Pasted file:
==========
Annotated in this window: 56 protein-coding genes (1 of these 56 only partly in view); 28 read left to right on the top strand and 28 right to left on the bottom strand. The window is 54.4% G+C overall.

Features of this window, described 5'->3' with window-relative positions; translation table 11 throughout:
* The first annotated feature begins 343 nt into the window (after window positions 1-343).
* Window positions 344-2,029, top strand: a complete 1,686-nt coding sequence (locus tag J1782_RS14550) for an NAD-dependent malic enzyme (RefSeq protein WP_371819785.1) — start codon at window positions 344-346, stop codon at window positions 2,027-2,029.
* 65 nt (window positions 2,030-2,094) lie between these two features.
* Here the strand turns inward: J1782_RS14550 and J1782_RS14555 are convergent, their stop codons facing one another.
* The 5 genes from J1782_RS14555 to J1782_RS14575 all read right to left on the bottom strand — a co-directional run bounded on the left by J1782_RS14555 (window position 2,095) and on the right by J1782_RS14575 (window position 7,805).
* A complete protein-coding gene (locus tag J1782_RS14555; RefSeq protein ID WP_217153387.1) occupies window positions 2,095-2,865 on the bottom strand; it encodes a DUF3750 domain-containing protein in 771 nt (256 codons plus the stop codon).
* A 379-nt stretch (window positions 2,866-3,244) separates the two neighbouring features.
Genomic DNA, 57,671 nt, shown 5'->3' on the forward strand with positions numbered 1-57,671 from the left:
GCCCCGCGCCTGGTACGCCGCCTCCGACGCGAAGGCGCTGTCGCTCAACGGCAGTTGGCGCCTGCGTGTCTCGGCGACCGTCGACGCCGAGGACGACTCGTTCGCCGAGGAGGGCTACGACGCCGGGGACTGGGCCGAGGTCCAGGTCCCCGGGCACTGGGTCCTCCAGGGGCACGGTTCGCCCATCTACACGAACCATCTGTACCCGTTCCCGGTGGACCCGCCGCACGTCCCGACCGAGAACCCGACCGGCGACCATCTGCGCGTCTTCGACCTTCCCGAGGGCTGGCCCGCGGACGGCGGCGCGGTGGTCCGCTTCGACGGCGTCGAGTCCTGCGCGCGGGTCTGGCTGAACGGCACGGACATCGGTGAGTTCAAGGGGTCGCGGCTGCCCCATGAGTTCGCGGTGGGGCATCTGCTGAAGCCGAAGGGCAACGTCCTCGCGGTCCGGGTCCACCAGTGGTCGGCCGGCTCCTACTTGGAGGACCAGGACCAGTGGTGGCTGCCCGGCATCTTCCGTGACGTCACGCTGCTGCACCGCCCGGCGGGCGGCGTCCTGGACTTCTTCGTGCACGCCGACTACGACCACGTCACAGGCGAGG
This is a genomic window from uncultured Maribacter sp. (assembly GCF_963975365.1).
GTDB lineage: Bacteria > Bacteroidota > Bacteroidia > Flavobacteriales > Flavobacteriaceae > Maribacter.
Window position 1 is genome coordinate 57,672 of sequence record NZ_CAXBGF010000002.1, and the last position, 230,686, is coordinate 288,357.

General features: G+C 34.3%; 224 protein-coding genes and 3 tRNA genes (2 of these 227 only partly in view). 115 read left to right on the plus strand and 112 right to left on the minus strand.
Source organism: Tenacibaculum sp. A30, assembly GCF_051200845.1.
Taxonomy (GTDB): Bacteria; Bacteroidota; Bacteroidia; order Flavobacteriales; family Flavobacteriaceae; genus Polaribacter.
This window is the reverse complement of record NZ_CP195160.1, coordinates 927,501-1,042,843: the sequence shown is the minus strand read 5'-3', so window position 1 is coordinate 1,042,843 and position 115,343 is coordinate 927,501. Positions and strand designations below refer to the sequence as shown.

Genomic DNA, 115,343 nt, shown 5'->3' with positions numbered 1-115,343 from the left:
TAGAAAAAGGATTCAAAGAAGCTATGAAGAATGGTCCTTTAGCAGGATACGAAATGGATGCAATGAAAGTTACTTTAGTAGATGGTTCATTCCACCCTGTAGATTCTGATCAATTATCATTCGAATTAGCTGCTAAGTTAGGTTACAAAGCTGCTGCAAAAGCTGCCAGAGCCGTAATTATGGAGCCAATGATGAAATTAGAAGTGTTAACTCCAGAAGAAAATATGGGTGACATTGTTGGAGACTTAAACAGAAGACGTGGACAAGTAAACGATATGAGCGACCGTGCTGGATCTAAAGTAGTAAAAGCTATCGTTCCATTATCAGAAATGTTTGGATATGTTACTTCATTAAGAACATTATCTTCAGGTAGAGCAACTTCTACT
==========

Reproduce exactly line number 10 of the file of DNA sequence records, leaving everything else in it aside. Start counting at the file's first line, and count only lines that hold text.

Genomic DNA, 57,671 nt, shown 5'->3' on the forward strand with positions numbered 1-57,671 from the left: